"The laborer's right to a decent livelihood": Catholic social thought and activism and the United States minimum wage, 1879--1938
My dissertation explores the development of Catholic social thought and activism in the United States from the 1870s to the 1930s. I argue that Irish-Catholic laypeople and clergy helped to shape minimum wage policy from its origins in state laws for women, to the passage of the Fair Labor Standards Act in 1938. Irish-Catholic minimum wage advocates derived their views of economic justice from Catholic traditions of anti-individualism and moral control over economic practice that challenged economic liberalism. These activists understood these Catholic traditions in the context of American democratic and republican ideals; Catholic minimum wage advocates developed a view of social justice that drew on both Catholic and American ideals.
I also argue that working-class Catholic activism prompted the Catholic Church to interpret its own traditions to support the worker's right to a living wage. Because the American Catholic Church was overwhelmingly working-class in the late nineteenth century, Catholic labor activism influenced the American Catholic hierarchy's position on labor issues, and with European labor protest, led to Pope Leo XIII's 1891 encyclical Rerum Novarum, or On the Condition of the Working Classes.
Rerum Novarum provided a doctrinal basis for Father John Ryan and Father Edwin O'Hara's critiques of the injustices of American capitalism in the early twentieth century. While the encyclical condemned socialism and affirmed private property, it also declared that workers had a natural right to a living wage, and advocated state intervention to protect this right. Emphasizing the Catholic Church's moral critique of economic liberalism, these priests actively challenged the most central tenet of liberal economics: the market-driven wage. Irish-Catholic laywomen, especially prominent among women labor leaders, understood this ethno-religious social justice tradition through a gendered lens. Their ethnic “industrial feminism” informed their activism in minimum wage campaigns for women workers.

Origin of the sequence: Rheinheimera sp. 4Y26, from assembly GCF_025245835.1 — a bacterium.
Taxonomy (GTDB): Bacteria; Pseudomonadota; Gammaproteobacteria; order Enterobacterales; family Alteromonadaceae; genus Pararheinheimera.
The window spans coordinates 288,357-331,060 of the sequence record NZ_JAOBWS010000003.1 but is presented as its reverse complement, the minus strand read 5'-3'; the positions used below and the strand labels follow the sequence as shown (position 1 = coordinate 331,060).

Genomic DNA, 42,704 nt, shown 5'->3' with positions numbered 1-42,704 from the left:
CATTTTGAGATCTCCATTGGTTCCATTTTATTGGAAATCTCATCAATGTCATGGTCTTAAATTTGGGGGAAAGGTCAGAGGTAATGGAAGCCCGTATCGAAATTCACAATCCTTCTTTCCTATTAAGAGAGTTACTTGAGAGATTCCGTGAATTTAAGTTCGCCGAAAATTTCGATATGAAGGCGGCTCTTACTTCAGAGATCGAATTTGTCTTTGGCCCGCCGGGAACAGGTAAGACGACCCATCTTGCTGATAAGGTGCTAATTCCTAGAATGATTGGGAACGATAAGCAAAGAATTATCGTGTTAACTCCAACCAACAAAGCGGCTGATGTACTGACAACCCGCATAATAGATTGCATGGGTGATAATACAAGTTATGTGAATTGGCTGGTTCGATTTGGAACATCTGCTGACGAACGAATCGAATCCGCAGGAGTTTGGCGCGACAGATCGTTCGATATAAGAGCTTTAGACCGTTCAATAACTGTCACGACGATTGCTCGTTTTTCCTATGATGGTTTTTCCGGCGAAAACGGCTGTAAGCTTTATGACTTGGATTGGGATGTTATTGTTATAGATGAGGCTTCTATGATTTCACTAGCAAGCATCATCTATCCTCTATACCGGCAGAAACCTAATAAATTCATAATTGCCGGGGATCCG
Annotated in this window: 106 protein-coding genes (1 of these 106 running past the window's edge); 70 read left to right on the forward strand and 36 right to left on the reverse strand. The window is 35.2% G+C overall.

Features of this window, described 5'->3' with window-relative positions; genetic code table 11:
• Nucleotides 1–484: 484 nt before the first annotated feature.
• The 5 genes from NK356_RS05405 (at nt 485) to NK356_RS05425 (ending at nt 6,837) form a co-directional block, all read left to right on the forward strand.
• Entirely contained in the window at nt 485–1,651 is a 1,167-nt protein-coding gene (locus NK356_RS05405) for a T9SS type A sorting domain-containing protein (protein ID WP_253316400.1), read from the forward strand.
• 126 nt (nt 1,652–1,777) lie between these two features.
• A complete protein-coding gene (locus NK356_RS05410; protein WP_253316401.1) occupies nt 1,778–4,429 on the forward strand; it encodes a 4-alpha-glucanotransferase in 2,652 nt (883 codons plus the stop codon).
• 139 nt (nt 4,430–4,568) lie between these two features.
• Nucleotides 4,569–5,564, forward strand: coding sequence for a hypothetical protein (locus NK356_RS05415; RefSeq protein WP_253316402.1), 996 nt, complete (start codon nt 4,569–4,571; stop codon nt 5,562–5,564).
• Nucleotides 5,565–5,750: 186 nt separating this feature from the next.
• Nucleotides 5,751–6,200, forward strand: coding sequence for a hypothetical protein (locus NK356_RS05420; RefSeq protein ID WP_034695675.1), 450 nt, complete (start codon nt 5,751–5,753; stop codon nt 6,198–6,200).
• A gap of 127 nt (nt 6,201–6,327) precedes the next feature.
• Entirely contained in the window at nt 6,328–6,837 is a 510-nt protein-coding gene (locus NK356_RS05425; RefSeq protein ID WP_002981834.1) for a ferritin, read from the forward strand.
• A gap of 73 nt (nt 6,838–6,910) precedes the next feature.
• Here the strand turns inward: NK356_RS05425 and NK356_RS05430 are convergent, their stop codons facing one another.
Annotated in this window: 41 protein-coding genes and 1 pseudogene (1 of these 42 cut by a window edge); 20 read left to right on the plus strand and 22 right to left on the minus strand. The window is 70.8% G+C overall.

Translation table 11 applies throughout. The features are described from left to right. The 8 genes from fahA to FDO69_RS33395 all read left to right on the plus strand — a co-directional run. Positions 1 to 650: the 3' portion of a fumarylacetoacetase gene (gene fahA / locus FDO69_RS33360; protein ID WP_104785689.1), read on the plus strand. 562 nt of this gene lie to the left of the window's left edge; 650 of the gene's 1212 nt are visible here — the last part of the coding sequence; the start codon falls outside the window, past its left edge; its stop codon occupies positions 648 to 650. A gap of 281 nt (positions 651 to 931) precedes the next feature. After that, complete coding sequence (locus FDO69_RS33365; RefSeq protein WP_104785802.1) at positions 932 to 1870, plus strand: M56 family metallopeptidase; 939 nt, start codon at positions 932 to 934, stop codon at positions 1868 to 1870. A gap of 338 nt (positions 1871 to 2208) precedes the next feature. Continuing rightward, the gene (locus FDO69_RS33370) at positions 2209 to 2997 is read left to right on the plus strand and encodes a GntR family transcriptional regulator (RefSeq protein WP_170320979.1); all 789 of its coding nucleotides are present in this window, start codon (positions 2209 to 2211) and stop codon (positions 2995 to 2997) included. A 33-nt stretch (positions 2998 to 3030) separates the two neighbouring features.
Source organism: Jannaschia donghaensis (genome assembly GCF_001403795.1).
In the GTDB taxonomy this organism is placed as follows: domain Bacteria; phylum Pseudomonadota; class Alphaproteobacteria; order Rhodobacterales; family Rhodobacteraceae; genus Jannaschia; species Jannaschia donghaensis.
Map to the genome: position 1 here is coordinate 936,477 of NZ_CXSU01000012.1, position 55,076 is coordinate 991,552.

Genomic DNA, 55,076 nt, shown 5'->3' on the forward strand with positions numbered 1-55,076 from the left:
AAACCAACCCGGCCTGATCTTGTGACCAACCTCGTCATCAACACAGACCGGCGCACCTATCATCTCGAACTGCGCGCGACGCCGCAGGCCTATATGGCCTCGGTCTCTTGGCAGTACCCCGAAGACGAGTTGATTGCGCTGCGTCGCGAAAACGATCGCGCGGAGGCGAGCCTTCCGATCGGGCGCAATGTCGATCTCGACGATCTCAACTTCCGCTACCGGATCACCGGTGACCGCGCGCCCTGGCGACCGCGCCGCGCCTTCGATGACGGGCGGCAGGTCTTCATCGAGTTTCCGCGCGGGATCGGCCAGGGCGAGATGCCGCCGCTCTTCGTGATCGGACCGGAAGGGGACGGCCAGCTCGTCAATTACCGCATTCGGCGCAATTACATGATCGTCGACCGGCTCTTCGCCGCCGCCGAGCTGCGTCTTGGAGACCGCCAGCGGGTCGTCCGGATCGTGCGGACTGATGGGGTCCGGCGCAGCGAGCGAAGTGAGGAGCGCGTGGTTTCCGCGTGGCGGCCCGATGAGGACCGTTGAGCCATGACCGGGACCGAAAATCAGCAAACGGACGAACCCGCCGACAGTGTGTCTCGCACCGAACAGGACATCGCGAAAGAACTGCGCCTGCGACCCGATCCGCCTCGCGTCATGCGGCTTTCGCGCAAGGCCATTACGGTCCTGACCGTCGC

Catholic traditions of anti-individualism provided a cultural basis for Irish-Catholic minimum wage advocates' critiques of economic liberalism. Catholic minimum wage advocacy demonstrates that Catholics and Catholic culture helped to shape American labor activism and wage policy in the late nineteenth and early twentieth centuries.
Fair Labor Standards Act 1938-US;
0629: Labor relations
0510: Labor economics